Note:  Do not rely on this information. It is very old.


Declaration, a formal statement or affirmation.

1. In all actions it was the term used for the next step by plaintiff after service of the writ of summons. "A Statement of Claim" is now substituted by the Judicature Acts.

2. A Declaration of use or trust is a statement or admission that property is to be held to the use of or in trust for a certain party. If the property be land or chattels real, this must be in writing. A Declaration of trust is the usual mode of creating a trust, where the trust property is already vested in a trustee.

3. A Declaration was substituted for an oath in certain cases by the Statutory Declaration Act, 1835. A statutory declaration may be made before a Justice of the Peace or Commissioners or other officers authorised to administer oaths. Any person wilfully making a false declaration is guilty of a misdemeanor.

4. Declaration of title. The Act for obtaining this was passed in the year 1862, and after reciting that it is expedient to enable persons having interest in land to obtain a judicial declaration of their title to the same so as to enable them to make an indefeasible title to persons claiming under them as purchasers for a valuable consideration, it is enacted that every person claiming to be entitled to or to have a power of disposing of, for his own benefit, land (not of copyhold or customary tenure) for an estate of fee simple in possession absolutely or subject to incumbrances, estates, etc., or entitled to apply for the registration of an indefeasible title under the "Transfer of Land Act," may petition the Court of Chancery, now the Chancery Division of the High Court of Justice, for a Declaration of Title (Judicature Act, 1873).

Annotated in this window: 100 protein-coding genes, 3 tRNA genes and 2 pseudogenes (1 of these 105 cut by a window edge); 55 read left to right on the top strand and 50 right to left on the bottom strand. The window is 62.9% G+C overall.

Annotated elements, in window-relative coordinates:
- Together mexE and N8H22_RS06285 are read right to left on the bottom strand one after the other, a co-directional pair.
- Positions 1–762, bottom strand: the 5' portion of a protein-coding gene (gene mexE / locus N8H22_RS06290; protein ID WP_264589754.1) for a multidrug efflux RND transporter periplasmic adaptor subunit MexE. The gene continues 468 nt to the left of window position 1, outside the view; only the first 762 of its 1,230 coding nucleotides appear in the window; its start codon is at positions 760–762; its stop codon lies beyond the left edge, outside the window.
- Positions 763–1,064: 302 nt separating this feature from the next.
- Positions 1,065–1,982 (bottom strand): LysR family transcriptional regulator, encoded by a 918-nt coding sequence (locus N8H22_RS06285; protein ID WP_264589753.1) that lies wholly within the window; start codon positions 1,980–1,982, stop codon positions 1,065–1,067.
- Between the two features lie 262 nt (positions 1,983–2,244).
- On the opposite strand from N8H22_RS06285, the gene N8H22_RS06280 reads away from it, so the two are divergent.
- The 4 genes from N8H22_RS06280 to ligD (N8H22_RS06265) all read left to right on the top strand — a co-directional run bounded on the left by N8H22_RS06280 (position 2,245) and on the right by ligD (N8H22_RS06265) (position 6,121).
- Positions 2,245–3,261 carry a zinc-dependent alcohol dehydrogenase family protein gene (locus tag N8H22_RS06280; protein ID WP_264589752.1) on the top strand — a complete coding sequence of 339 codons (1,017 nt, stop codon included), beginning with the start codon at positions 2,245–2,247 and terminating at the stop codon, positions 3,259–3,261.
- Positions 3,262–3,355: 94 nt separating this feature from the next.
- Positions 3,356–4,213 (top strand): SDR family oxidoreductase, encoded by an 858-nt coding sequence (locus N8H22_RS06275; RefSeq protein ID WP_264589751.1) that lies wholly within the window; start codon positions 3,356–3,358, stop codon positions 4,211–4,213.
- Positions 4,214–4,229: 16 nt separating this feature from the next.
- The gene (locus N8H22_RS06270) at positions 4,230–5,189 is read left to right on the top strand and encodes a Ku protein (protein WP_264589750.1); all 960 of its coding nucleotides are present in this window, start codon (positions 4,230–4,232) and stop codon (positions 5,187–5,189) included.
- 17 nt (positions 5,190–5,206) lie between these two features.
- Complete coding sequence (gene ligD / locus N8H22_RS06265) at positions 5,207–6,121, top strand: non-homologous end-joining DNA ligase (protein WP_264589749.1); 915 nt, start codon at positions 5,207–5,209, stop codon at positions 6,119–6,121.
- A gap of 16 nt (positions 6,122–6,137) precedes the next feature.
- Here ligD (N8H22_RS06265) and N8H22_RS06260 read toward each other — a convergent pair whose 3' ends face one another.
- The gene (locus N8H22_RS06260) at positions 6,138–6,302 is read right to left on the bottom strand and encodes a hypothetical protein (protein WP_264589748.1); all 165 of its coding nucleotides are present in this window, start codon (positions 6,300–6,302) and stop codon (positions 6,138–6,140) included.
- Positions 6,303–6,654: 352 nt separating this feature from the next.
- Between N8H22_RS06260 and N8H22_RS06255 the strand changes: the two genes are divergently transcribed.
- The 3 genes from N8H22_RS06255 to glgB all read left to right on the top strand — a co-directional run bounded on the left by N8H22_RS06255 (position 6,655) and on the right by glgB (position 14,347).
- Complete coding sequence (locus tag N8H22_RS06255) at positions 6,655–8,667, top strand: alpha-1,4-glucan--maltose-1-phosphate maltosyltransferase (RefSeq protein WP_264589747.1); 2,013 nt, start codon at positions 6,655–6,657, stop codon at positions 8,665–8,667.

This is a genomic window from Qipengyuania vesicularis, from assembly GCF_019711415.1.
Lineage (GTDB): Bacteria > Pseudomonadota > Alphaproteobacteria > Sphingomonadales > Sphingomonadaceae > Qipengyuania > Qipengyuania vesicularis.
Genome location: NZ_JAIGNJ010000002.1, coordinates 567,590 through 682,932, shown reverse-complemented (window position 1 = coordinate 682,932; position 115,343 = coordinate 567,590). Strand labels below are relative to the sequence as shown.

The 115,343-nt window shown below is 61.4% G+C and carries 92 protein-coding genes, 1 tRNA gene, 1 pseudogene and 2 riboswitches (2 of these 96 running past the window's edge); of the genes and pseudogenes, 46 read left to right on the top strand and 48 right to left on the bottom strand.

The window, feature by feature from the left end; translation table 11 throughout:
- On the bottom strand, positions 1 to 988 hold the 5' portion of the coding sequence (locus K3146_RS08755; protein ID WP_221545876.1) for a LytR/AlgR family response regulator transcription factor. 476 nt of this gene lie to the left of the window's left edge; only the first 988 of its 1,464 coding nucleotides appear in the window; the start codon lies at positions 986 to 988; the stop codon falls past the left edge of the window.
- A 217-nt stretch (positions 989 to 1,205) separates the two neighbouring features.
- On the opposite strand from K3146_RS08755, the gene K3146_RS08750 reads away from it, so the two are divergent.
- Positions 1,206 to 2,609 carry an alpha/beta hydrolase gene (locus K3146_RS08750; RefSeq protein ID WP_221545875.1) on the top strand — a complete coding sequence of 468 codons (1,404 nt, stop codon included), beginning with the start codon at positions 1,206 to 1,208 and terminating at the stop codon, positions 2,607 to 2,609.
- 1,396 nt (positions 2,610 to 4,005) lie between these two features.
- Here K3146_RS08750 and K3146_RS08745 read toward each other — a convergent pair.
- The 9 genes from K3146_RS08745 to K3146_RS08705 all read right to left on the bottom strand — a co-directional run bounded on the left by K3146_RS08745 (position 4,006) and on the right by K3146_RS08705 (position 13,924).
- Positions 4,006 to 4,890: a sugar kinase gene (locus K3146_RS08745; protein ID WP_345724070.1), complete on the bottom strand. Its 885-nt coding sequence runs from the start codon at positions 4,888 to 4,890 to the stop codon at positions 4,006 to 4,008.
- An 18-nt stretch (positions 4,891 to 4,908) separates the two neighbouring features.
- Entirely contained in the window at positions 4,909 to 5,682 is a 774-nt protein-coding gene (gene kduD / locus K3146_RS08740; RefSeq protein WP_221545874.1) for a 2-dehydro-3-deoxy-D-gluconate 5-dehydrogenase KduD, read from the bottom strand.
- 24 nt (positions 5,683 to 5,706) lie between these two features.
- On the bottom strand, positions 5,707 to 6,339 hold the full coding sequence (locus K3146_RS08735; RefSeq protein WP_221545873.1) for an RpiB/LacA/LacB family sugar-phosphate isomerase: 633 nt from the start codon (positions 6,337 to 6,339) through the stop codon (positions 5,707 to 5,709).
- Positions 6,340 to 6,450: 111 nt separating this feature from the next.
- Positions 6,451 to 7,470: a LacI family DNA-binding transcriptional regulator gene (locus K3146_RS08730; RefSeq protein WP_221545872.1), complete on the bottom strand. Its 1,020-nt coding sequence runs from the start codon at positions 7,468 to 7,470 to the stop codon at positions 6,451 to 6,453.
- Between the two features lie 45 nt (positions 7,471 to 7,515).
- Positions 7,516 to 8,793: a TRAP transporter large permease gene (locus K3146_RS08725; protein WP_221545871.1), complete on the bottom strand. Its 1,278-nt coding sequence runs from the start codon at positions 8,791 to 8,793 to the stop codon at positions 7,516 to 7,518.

5. A Declaration of inability to pay debts. Such a Declaration when signed and regularly filed constitutes an act of bankruptcy, upon which the debtor may be adjudicated a bankrupt. Under the old law it was termed a Declaration of insolvency.

6. Declaration is the term used in Scotland for a statement made by a prisoner before the magistrate immediately on his being brought before him. The magistrate has the power to postpone this for a period of not more than 48 hours after the arrest to give prisoner time to take legal advice.

7. A dying Declaration of persons in extremis, both in England, Scotland, and the United States, verified by accredited witnesses, is, under certain circumstances and under certain restrictions, admitted as evidence. This is, however, an exception to the ordinary rule as to secondary or hearsay evidence.